In the fall, many animals begin to prepare for winter. Squirrels collect food, groundhogs eat extra food to store as fat, birds migrate to warmer regions…but what do frogs do? Although frogs and toads don’t seem to make any special preparations for the approaching cold, they survive extraordinarily cold temperatures every winter. How do they manage this?
A Long Winter “Nap”
Like other amphibians, frogs and toads are cold-blooded. This means their body temperatures change to match the temperatures of their environment. When winter comes around, frogs and toads go into a state of hibernation. They find a place to “sleep” through winter and slow their metabolism, heart rate, and breathing rate to conserve energy. Frogs and toads rely on two different hibernation strategies depending on whether they spend more time on land or underwater.
Aquatic species, such as the green frog and the bullfrog, rest on pond or river bottoms. So long as the water doesn’t completely freeze, frogs or underwater toads will be able to survive the winter…by breathing through their skin! If these animals buried themselves in mud, they would not be able to absorb enough oxygen. Species that spend more time on land however, such as the American toad or the spring peeper, find drier places to sleep the winter away. Since the ground surface can freeze when temperatures drop dramatically, land frogs and toads need to find places that protect them from snow or frost. This may require a frog or toad to dig deeply enough into the ground that they reach below the frost line – around 50 cm. or more than 20 in. deep!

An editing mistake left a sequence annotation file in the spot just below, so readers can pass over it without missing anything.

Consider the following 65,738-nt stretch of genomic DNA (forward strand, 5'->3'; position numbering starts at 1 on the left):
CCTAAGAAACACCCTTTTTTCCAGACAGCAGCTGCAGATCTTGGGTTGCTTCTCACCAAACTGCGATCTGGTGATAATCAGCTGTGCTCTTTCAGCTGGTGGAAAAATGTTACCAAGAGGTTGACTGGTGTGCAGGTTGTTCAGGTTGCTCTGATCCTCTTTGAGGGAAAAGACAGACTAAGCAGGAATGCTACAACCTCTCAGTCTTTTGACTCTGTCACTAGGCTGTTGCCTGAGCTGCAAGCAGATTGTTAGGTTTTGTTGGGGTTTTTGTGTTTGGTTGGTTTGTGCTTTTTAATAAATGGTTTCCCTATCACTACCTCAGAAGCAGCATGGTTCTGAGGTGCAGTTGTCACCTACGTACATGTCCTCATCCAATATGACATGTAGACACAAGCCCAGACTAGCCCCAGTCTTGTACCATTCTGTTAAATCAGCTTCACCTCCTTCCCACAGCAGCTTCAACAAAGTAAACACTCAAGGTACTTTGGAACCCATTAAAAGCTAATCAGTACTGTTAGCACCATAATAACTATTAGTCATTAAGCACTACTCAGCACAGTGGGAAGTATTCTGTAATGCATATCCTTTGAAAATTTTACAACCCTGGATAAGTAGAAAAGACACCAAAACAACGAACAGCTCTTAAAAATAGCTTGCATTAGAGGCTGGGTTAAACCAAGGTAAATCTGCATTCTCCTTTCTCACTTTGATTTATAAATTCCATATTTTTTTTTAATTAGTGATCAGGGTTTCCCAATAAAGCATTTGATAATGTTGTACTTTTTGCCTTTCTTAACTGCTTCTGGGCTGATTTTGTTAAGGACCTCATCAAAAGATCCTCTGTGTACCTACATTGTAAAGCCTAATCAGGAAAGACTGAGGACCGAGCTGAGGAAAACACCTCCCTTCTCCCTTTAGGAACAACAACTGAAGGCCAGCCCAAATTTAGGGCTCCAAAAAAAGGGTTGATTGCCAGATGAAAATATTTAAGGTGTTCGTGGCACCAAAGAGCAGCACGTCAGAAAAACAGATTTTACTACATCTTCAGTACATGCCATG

Frogs and toads are much tougher animals than you might imagine. Next time you see a frog or a toad, give them a tip of your hat – they are exceptionally hardy (resilient) creatures!
A few, unique species of frogs have found a different way of dealing with cold temperatures. These frogs, like the wood frog and some tree frogs, actually freeze part of their body! These special creatures are able to freeze around 40% of their body’s water content. In this state, the frogs don’t breathe, have no heartbeat, and stop all blood flow. Once spring comes, the frog thaws its body and comes back to life!
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Blog post by Melissa Cagan and Hannah Smith.